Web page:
Posted on: 09/Nov/2009
A one-off wealth redistribution
An unemployed woman displays the contents of her wallet.
AN UNPRECEDENTED measure to fund one-off cash handouts to the country’s poorest households - by means of taxing the biggest companies and landowners - was met on November 3 with unanimous applause from business barons and workers alike.
“The business class knows better than anyone that the economy is in a state of emergency and has therefore declared its willingness to contribute with an extraordinary levy to the necessary effort to confront our fiscal derailment,” said Dimitris Daskalopoulos, president of the Federation of Enterprises and Industries (SEV), Greece’s leading employers’ union. “If we don’t run up the hill together, the slide will pull us back down. We should therefore give a hand to climb this uphill road.”
The Pasok administration had pledged 1-billion-euros worth of so-called solidarity support to low-income earners in the run-up to the October 4 elections without clarifying the source of the funding.
With the economy entering a prolonged recession, the government of George Papandreou has swollen its forecast of a budget deficit for 2009 to 12.5 percent of GDP, while the EU pegged the figure at 12.75 percent for both this year and 2010. Therefore, the ruling socialists want to honour their promise to help low-income households by redistributing income from the wealthy, without adding to an already upended public expenditure budget.
The extraordinary “solidarity levy” will apply on 2008 pre-tax earnings of the 300 biggest companies in Greece, and will range from 5 to 10 percent of gross profits, depending on the size of those proceeds. The special levy will be coupled with higher taxes on rentiers with large real estate holdings, which means that property worth more than 600,000 euros will face higher rates.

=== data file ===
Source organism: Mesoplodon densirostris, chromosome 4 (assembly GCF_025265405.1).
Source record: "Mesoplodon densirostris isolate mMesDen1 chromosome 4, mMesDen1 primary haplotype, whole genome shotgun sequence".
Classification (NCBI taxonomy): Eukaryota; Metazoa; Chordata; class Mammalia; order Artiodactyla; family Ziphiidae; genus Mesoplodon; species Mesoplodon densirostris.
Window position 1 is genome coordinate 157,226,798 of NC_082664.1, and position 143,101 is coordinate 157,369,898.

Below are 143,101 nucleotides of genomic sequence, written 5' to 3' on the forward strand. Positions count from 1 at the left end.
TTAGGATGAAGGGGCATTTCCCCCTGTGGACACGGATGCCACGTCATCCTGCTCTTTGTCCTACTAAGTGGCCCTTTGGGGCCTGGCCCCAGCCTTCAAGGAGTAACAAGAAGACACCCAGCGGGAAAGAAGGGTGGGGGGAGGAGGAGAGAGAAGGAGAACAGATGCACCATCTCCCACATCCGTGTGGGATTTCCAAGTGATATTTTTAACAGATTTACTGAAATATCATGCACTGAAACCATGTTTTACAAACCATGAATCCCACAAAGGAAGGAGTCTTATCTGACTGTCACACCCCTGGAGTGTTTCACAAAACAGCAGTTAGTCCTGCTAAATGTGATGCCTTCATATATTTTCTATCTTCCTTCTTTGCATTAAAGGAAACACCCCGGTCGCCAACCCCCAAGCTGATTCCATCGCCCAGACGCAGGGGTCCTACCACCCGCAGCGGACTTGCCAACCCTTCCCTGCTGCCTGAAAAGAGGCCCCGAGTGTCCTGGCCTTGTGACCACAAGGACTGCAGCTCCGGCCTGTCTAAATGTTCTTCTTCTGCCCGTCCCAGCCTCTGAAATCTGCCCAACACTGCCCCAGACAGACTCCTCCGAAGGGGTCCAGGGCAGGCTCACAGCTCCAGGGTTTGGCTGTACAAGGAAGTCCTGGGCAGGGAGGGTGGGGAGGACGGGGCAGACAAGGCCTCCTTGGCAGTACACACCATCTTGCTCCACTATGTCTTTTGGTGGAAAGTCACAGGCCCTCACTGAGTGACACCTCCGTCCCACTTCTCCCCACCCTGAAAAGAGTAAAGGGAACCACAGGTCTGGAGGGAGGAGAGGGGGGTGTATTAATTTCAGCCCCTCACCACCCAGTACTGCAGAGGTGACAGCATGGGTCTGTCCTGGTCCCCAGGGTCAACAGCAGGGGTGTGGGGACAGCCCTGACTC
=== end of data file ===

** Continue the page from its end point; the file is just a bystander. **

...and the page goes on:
“It is the first measure of support for family budgets and low incomes,” Finance Minister Yiorgos Papakonstantinou told reporters. “It will be complemented by household-debt relief already underway and other bills to support the unemployed and troubled businesses.”
No government likes to take one-off measures, “but the situation is very difficult,” Papakonstantinou said after a cabinet meeting on November 3. “Given the extremely difficult fiscal situation, it would not be responsible to make such an intervention by widening the deficit.”
About 140 businesses with pre-tax earnings of 5- to 10-million euros in 2008 will face a 5 percent one-off tax, while another 85 firms with profits of 10- to 25-million euros will be charged a 7-percent tax rate. For those with pre-tax earnings of more than 25 million euros, the tax rate will be 10 percent.
The time is now
“Some 300 companies and banks in the last five years benefited from a reduction in tax rates,” Papakonstantinou said. “Now is the moment for them to participate in social solidarity.”
The companies likely to pay the one-off levy include many of Greece’s top banks, industrial firms and retailers, according to a list prepared by market researchers ICAP.
The 1 billion euros of support will relieve about 2.5 million low-income individuals, mostly pensioners, the long-term unemployed and low-income households with one or more dependent children, the minister said.
Most of the proceeds from the levy, 870 million euros, will come from the extraordinary corporate tax levy, while the rest will be collected next year from an increase in tax on individual properties worth more than 600,000 euros owned by individuals.
Greek share prices were unchanged on the news in anticipation of the announcement and followed the overall stable trend in European markets.
Greece has been running budget deficits above the EU’s ceiling of 3 percent of gross domestic product in 2007 and 2008, and in October more than doubled its deficit forecast for this year to 12.5 percent - the highest in the 27-nation bloc.
Greece raised 7 billion euros from a benchmark 15-year bond issue on November 3, covering most of an extra 8 billion euros the country’s debt management agency (PDMA) said Greece would need this year. The latest loans have raised the public sector.
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